Accept a connection

First of all, we need to accept the incoming connection. The function accept() blocks until a client connects to our server. When this happens, accept() returns a socket object (the client socket) and an address object that contains the host and port of the client (similar to how we had a address object defined as (host, port)  when we called bind()).

Receive and send data

At this point, we have a client connected and can start receiving data. We’ll implement a loop that will try to read data until the client is disconnected or we receive the string “quit”.

We could simply use recv() to receive data from the socket. However, this wouldn’t allow us to detect that the client has disconnected from the socket. You can use the function select() from the module select. You have to give it 3 lists (they can be empty):

  • sockets to check if available for reading
  • sockets to check if available for writing
  • sockets to check if available for an exceptional condition

select() will block until at least one file descriptor in the 3 lists is available, and return 3 lists containing subsets of the contents of the lists passed as parameters:

  • sockets available for reading
  • sockets available for writing
  • sockets with an error.

It is best to enclose the call to select() in a try block, to catch any error. In our case, we only care about write available, so that’s the only parameter we’ll give:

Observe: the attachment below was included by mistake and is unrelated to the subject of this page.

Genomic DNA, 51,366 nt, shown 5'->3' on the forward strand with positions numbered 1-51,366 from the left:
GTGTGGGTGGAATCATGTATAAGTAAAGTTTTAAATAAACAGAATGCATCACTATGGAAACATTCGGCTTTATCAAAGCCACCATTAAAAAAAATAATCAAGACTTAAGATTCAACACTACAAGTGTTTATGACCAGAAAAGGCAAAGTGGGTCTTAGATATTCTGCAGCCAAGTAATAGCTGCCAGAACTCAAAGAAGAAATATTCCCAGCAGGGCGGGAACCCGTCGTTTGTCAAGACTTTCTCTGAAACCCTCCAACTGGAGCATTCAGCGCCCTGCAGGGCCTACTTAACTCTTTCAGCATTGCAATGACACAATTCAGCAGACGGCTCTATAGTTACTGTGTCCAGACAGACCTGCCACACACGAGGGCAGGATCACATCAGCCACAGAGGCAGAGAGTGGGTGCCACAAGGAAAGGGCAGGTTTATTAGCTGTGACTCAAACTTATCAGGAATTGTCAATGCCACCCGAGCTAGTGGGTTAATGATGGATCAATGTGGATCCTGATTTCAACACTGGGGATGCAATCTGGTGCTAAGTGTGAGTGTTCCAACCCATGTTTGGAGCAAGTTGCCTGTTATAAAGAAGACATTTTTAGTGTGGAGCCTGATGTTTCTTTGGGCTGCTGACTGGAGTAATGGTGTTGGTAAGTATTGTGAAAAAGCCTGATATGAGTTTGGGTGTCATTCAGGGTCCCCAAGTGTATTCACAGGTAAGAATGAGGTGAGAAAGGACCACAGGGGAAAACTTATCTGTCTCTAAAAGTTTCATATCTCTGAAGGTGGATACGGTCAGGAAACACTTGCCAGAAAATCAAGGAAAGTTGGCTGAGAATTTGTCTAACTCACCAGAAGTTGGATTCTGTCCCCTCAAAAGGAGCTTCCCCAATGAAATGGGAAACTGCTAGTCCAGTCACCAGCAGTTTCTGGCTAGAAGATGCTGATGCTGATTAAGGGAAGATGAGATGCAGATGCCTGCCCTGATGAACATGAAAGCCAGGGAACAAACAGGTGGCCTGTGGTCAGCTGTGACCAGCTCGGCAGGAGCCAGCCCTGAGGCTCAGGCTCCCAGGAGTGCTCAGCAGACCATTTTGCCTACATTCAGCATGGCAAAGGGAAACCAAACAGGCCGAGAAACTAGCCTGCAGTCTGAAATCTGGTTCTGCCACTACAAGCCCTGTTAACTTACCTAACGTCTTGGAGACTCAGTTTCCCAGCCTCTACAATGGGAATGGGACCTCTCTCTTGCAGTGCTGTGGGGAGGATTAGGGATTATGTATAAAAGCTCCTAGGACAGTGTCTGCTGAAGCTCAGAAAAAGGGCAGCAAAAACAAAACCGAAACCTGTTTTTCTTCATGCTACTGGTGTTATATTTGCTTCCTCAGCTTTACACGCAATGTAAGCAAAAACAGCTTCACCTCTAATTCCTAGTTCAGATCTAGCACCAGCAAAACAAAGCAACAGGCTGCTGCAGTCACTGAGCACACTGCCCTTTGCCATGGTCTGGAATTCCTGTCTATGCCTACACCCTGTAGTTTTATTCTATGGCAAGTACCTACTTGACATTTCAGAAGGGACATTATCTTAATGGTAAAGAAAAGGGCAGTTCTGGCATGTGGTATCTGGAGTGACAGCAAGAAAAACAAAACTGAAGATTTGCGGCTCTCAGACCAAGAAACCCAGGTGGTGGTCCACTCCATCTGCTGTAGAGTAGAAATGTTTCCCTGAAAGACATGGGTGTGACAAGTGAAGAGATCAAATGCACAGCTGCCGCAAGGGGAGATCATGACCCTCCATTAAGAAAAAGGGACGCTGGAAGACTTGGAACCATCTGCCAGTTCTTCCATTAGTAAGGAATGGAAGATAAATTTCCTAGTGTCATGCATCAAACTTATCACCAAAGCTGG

Now we can read data from the socket. If rdy_read > 0 and the length of the data we read is 0, then we know that the client has disconnected and we can close the socket. Otherwise, we process the incoming data:

Nothing complicated if we receive valid data, we just send a copy of it to the client. If the data is “quit”, then we set stop to True so that we exit the server loop. Note that we use rstrip() on the data before comparing it, because it originally ends with a line return.

Test the server

To test our server, start the Python script, and open a second terminal where we’ll use netcat to connect to it. Here I’m using the address localhost and port 2010; use the same address and port as the one your server is using.

On the terminal running localhost, type some text. Hitting enter will send the current text to the server. When you want to stop the Python server and netcat, simply type “quit” and hit enter.

Here is an example of execution:

Terminal with netcat
Terminal with netcat
Python socket server
Python socket server

Full code

As you can see, using sockets in Python is not complicated at all, and it’s a very powerful tool for communicating between processes or machines. And the great thing is that the functions we used are Linux system calls, so they’re basically the same in C, making it very easy to transfer what we learned in this article, to a C program.

Here is the full code of the Python socket server for reference: